“The UK operates a system that does not enforce the rate for the job, as decided by collective bargaining, for posted workers. That means that where you have workers brought over from other countries who would be covered by the posted workers directive, their wages tend to be lower than the going rate, for instance in engineering and construction.”
182.We also asked our witnesses whether reducing low-skilled immigration could lead to higher wages for resident low-skilled workers. Professor Manning told us: “That would be one of the implications that you might draw from these studies, but do not expect too big a rise, so do not expect that will compensate people for the low wage growth that we have had because of the financial crisis and low productivity growth in the economy as a whole.” He emphasised the need for a sense of perspective and an awareness of other factors influencing wages, such as inflation and productivity growth: “Immigration is just one part of that and maybe not even the most important part.”
183.The CBI judged that any impact on wages from a reduction in immigration would not be “dramatic”, and expressed concern that “if we believe that immigration is one of the primary causes of slow wage growth, then we are looking slightly in the wrong place”. The TUC told us that although a “relatively simple, at-a-stroke way of increasing wages in low-paid sectors … would be fantastic”, immigration was not the reason for low pay in specific sectors. They instead attributed low pay to “problems of enforcement, the reduction in the strength of trade unions and collective bargaining, and so on”.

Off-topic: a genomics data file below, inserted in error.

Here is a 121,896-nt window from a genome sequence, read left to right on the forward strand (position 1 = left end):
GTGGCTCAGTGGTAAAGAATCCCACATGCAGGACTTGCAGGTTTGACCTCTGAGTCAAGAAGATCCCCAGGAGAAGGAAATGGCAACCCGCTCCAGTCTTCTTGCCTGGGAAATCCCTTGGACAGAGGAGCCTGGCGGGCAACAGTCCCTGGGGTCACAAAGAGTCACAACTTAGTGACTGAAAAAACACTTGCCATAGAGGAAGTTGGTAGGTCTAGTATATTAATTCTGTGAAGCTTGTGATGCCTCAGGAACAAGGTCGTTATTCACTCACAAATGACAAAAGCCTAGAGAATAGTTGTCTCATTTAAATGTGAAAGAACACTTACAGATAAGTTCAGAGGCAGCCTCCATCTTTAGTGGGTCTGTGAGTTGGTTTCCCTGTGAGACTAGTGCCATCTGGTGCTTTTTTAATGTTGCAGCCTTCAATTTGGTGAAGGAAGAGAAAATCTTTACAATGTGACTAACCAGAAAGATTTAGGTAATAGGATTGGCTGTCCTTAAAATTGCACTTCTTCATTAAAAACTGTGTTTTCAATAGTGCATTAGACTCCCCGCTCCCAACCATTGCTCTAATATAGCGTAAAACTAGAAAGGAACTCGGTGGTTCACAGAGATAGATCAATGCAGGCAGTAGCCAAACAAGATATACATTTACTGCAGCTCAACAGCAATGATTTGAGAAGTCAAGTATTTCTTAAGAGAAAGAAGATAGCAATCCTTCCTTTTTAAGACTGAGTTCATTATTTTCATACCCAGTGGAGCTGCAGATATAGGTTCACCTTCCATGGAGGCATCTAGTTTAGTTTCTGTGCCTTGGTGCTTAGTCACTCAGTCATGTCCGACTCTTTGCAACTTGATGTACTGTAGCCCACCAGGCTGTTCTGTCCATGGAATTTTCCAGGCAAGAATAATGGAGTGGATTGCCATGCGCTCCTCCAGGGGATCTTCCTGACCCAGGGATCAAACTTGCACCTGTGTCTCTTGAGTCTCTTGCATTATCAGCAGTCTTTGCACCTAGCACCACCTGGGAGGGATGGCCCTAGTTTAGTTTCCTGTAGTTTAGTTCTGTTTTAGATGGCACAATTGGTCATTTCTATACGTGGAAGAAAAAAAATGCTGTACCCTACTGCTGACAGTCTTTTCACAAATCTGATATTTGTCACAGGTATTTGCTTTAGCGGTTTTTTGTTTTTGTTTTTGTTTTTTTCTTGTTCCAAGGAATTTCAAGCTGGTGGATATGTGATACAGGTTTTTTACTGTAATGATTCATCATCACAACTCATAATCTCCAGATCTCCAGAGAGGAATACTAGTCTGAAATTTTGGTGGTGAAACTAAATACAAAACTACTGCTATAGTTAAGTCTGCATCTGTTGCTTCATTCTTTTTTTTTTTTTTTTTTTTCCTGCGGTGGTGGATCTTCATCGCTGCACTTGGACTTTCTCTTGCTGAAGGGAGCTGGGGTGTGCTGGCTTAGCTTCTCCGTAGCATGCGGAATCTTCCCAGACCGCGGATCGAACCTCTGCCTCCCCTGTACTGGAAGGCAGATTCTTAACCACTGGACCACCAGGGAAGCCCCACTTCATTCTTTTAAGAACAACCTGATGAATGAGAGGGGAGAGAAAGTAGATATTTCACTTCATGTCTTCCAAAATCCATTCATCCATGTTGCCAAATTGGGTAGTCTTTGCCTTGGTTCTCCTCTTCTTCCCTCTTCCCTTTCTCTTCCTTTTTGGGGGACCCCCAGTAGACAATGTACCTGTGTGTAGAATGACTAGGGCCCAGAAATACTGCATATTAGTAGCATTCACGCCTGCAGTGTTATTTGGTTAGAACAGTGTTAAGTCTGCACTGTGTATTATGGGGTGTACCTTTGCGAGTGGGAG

184.The NFU did not expect increased wages to result from a fall in EU immigration. NHS Employers also did not expect “changes in the migration system would affect what we pay”, adding that it was “a matter of government policy to restrict what we pay; it has been for the last six years and will be for the next three years.” In respect of the social care sector, the TUC suggested that unions in the care sector “do not push for increasingly higher wages”, because “the business model operating in social care simply does not provide for that”. In their view, “the solution to how much you pay care workers is the amount of money that goes into social care, not the sources of labour supply”.
185.Employers could respond to reduced availability of EU migrants to fill low-skilled jobs in other ways. Jonathan Portes suggested that responses could be expected to differ a lot from sector to sector, and ranged from “simply shutting down and going out of business”, to higher wages, or investment in labour-saving machinery. He noted that “unemployment in the UK is already pretty low at the moment, so it seems unlikely that the main way employers would adjust … would be simply by hiring Brits”. He also raised the prospect that wage rises “would presumably in a competitive market be passed on to consumers, although employers might have to reduce profits if they were making enough.”